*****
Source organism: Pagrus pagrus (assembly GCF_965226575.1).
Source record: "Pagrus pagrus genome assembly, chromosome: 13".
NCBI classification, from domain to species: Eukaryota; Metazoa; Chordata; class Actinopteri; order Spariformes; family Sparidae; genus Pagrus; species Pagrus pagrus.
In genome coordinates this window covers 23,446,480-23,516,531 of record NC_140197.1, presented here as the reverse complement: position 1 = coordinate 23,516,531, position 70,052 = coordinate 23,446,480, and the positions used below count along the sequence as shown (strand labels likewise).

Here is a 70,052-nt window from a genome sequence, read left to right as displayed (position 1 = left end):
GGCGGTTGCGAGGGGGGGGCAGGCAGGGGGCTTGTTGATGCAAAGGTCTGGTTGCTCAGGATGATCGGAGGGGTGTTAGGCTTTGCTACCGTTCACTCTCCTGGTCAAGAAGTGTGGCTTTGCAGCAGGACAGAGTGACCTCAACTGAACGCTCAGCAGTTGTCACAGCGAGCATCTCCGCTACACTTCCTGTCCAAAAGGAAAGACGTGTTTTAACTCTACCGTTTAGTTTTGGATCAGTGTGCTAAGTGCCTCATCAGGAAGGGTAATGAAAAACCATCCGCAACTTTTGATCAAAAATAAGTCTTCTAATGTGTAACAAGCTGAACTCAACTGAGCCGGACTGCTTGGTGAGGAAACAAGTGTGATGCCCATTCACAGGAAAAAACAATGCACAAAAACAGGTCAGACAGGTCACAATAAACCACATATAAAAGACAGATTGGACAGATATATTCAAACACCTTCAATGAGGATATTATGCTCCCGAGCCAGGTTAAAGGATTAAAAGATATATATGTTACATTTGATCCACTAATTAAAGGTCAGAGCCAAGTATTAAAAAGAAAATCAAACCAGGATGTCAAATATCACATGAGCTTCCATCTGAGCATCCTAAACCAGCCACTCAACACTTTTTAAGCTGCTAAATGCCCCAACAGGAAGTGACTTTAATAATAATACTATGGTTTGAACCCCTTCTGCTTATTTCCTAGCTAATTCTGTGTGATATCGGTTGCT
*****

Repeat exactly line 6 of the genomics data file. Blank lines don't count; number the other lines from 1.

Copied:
GGCGGTTGCGAGGGGGGGGCAGGCAGGGGGCTTGTTGATGCAAAGGTCTGGTTGCTCAGGATGATCGGAGGGGTGTTAGGCTTTGCTACCGTTCACTCTCCTGGTCAAGAAGTGTGGCTTTGCAGCAGGACAGAGTGACCTCAACTGAACGCTCAGCAGTTGTCACAGCGAGCATCTCCGCTACACTTCCTGTCCAAAAGGAAAGACGTGTTTTAACTCTACCGTTTAGTTTTGGATCAGTGTGCTAAGTGCCTCATCAGGAAGGGTAATGAAAAACCATCCGCAACTTTTGATCAAAAATAAGTCTTCTAATGTGTAACAAGCTGAACTCAACTGAGCCGGACTGCTTGGTGAGGAAACAAGTGTGATGCCCATTCACAGGAAAAAACAATGCACAAAAACAGGTCAGACAGGTCACAATAAACCACATATAAAAGACAGATTGGACAGATATATTCAAACACCTTCAATGAGGATATTATGCTCCCGAGCCAGGTTAAAGGATTAAAAGATATATATGTTACATTTGATCCACTAATTAAAGGTCAGAGCCAAGTATTAAAAAGAAAATCAAACCAGGATGTCAAATATCACATGAGCTTCCATCTGAGCATCCTAAACCAGCCACTCAACACTTTTTAAGCTGCTAAATGCCCCAACAGGAAGTGACTTTAATAATAATACTATGGTTTGAACCCCTTCTGCTTATTTCCTAGCTAATTCTGTGTGATATCGGTTGCT